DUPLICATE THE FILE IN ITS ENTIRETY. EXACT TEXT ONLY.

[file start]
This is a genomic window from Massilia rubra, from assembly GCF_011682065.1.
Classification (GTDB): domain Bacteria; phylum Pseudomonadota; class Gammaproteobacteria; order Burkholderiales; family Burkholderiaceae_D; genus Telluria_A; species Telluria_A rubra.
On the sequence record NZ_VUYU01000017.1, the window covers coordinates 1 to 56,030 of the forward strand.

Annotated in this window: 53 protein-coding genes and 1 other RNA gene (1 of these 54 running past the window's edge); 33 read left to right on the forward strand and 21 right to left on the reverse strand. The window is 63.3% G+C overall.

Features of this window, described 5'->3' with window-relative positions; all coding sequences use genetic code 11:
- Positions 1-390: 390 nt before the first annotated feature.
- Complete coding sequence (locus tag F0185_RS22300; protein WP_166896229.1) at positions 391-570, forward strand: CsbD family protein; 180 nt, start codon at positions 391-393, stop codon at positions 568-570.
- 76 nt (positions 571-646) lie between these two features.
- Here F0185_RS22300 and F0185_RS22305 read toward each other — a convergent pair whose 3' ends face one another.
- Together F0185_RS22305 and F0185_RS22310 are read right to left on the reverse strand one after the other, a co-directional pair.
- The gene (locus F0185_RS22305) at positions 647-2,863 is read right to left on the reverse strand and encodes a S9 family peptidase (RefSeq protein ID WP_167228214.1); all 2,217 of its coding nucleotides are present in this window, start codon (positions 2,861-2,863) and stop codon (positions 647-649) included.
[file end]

This is a genomic window from Massilia rubra, from assembly GCF_011682065.1.
Classification (GTDB): domain Bacteria; phylum Pseudomonadota; class Gammaproteobacteria; order Burkholderiales; family Burkholderiaceae_D; genus Telluria_A; species Telluria_A rubra.
On the sequence record NZ_VUYU01000017.1, the window covers coordinates 1 to 56,030 of the forward strand.

Annotated in this window: 53 protein-coding genes and 1 other RNA gene (1 of these 54 running past the window's edge); 33 read left to right on the forward strand and 21 right to left on the reverse strand. The window is 63.3% G+C overall.

Features of this window, described 5'->3' with window-relative positions; all coding sequences use genetic code 11:
- Positions 1-390: 390 nt before the first annotated feature.
- Complete coding sequence (locus tag F0185_RS22300; protein WP_166896229.1) at positions 391-570, forward strand: CsbD family protein; 180 nt, start codon at positions 391-393, stop codon at positions 568-570.
- 76 nt (positions 571-646) lie between these two features.
- Here F0185_RS22300 and F0185_RS22305 read toward each other — a convergent pair whose 3' ends face one another.
- Together F0185_RS22305 and F0185_RS22310 are read right to left on the reverse strand one after the other, a co-directional pair.
- The gene (locus F0185_RS22305) at positions 647-2,863 is read right to left on the reverse strand and encodes a S9 family peptidase (RefSeq protein ID WP_167228214.1); all 2,217 of its coding nucleotides are present in this window, start codon (positions 2,861-2,863) and stop codon (positions 647-649) included.